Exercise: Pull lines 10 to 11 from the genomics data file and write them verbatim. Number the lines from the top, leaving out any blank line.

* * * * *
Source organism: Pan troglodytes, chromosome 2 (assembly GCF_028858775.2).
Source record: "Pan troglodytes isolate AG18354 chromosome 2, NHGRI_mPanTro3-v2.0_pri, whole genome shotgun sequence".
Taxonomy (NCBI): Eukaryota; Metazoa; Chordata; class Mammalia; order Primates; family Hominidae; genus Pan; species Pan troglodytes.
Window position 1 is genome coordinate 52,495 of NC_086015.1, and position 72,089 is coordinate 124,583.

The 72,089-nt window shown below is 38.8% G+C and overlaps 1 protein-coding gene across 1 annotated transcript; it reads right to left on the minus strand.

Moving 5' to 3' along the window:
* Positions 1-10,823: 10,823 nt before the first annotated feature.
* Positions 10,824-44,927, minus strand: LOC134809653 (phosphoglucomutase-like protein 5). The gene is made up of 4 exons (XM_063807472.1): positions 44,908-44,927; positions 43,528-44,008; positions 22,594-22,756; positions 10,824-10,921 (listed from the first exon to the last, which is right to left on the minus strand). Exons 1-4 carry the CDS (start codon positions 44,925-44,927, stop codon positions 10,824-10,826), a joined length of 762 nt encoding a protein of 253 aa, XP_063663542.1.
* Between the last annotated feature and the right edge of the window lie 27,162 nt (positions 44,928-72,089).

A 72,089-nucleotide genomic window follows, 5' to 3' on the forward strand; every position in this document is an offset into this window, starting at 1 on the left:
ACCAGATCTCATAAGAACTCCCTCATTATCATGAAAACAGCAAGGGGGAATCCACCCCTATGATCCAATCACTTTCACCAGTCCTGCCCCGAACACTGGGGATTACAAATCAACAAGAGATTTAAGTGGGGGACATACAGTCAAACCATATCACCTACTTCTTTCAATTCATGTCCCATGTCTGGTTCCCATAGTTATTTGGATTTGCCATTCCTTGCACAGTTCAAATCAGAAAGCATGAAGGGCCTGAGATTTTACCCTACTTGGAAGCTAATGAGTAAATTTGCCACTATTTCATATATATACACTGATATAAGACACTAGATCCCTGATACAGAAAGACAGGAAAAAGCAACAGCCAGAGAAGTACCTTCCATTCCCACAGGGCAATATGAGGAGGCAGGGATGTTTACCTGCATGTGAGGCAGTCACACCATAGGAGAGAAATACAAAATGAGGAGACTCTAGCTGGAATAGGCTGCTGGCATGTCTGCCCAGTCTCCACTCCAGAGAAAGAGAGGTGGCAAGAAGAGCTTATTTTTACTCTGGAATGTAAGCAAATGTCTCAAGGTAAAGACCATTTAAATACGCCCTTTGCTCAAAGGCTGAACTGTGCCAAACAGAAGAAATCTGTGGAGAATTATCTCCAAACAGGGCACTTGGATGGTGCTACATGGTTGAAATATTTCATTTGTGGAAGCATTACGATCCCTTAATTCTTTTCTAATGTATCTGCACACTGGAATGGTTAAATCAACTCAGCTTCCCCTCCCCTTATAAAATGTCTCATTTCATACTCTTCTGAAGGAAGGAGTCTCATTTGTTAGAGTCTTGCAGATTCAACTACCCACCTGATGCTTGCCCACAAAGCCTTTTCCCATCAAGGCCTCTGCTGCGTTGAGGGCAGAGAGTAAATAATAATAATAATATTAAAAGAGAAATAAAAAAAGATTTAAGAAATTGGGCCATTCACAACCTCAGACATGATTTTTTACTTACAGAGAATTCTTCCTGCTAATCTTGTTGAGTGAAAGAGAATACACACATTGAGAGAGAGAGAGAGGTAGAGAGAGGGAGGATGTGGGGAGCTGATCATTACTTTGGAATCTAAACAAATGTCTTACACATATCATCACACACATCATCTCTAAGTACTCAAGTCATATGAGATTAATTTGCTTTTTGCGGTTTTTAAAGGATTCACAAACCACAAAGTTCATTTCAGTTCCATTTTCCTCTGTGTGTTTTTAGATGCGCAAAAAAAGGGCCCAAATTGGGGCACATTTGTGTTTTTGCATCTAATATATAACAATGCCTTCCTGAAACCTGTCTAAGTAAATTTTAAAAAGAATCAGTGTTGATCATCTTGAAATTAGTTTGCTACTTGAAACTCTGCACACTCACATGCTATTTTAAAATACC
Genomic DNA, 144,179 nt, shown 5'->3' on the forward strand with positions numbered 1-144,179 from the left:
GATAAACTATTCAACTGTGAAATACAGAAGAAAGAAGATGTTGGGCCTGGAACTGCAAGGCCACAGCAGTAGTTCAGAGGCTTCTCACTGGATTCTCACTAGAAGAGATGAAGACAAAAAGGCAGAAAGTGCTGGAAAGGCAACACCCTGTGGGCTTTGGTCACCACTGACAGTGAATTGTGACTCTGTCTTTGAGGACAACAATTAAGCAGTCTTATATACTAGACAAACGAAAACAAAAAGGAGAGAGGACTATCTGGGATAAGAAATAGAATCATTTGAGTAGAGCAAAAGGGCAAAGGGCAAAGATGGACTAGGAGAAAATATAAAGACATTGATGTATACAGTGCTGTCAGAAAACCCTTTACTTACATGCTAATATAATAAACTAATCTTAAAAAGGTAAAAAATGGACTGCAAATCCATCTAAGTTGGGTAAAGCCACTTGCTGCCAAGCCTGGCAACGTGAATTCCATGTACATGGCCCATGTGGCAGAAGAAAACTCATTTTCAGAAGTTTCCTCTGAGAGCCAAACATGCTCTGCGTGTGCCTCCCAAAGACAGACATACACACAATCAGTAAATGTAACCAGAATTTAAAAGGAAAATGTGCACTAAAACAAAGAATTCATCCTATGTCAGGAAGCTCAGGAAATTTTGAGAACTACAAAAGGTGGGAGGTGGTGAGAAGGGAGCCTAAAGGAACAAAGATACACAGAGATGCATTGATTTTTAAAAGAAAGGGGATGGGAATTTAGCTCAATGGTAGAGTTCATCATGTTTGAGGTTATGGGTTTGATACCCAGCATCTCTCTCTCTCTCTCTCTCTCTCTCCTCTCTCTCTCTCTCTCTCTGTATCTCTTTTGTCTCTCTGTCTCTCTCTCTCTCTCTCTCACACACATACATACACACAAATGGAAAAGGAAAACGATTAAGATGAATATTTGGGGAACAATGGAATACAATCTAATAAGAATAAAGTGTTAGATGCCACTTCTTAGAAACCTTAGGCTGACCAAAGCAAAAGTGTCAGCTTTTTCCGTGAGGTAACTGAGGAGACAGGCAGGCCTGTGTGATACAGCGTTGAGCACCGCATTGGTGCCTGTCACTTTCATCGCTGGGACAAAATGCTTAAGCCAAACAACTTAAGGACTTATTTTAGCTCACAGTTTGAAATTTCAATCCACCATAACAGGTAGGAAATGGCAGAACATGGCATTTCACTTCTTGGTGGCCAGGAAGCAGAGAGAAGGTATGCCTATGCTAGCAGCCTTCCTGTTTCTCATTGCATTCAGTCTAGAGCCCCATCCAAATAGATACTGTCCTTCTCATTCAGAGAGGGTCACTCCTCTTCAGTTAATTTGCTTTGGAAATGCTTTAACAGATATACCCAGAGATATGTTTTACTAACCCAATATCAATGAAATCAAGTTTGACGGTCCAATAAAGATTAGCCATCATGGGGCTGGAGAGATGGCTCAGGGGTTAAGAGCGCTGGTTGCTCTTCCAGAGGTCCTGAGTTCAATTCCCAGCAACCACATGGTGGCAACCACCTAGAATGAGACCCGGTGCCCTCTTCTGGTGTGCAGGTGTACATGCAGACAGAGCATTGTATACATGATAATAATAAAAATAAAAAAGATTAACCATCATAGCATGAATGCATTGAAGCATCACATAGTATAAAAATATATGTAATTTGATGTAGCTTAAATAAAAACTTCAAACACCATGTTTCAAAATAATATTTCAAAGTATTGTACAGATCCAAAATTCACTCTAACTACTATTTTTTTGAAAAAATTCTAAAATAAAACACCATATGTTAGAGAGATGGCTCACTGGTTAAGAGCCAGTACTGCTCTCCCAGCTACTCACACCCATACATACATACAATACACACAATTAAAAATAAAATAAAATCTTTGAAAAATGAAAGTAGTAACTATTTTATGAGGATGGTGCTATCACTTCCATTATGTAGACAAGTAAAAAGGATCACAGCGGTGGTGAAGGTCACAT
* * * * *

A 72,089-nucleotide genomic window follows, 5' to 3' on the forward strand; every position in this document is an offset into this window, starting at 1 on the left:
ACCAGATCTCATAAGAACTCCCTCATTATCATGAAAACAGCAAGGGGGAATCCACCCCTATGATCCAATCACTTTCACCAGTCCTGCCCCGAACACTGGGGATTACAAATCAACAAGAGATTTAAGTGGGGGACATACAGTCAAACCATATCACCTACTTCTTTCAATTCATGTCCCATGTCTGGTTCCCATAGTTATTTGGATTTGCCATTCCTTGCACAGTTCAAATCAGAAAGCATGAAGGGCCTGAGATTTTACCCTACTTGGAAGCTAATGAGTAAATTTGCCACTATTTCATATATATACACTGATATAAGACACTAGATCCCTGATACAGAAAGACAGGAAAAAGCAACAGCCAGAGAAGTACCTTCCATTCCCACAGGGCAATATGAGGAGGCAGGGATGTTTACCTGCATGTGAGGCAGTCACACCATAGGAGAGAAATACAAAATGAGGAGACTCTAGCTGGAATAGGCTGCTGGCATGTCTGCCCAGTCTCCACTCCAGAGAAAGAGAGGTGGCAAGAAGAGCTTATTTTTACTCTGGAATGTAAGCAAATGTCTCAAGGTAAAGACCATTTAAATACGCCCTTTGCTCAAAGGCTGAACTGTGCCAAACAGAAGAAATCTGTGGAGAATTATCTCCAAACAGGGCACTTGGATGGTGCTACATGGTTGAAATATTTCATTTGTGGAAGCATTACGATCCCTTAATTCTTTTCTAATGTATCTGCACACTGGAATGGTTAAATCAACTCAGCTTCCCCTCCCCTTATAAAATGTCTCATTTCATACTCTTCTGAAGGAAGGAGTCTCATTTGTTAGAGTCTTGCAGATTCAACTACCCACCTGATGCTTGCCCACAAAGCCTTTTCCCATCAAGGCCTCTGCTGCGTTGAGGGCAGAGAGTAAATAATAATAATAATATTAAAAGAGAAATAAAAAAAGATTTAAGAAATTGGGCCATTCACAACCTCAGACATGATTTTTTACTTACAGAGAATTCTTCCTGCTAATCTTGTTGAGTGAAAGAGAATACACACATTGAGAGAGAGAGAGAGGTAGAGAGAGGGAGGATGTGGGGAGCTGATCATTACTTTGGAATCTAAACAAATGTCTTACACATATCATCACACACATCATCTCTAAGTACTCAAGTCATATGAGATTAATTTGCTTTTTGCGGTTTTTAAAGGATTCACAAACCACAAAGTTCATTTCAGTTCCATTTTCCTCTGTGTGTTTTTAGATGCGCAAAAAAAGGGCCCAAATTGGGGCACATTTGTGTTTTTGCATCTAATATATAACAATGCCTTCCTGAAACCTGTCTAAGTAAATTTTAAAAAGAATCAGTGTTGATCATCTTGAAATTAGTTTGCTACTTGAAACTCTGCACACTCACATGCTATTTTAAAATACC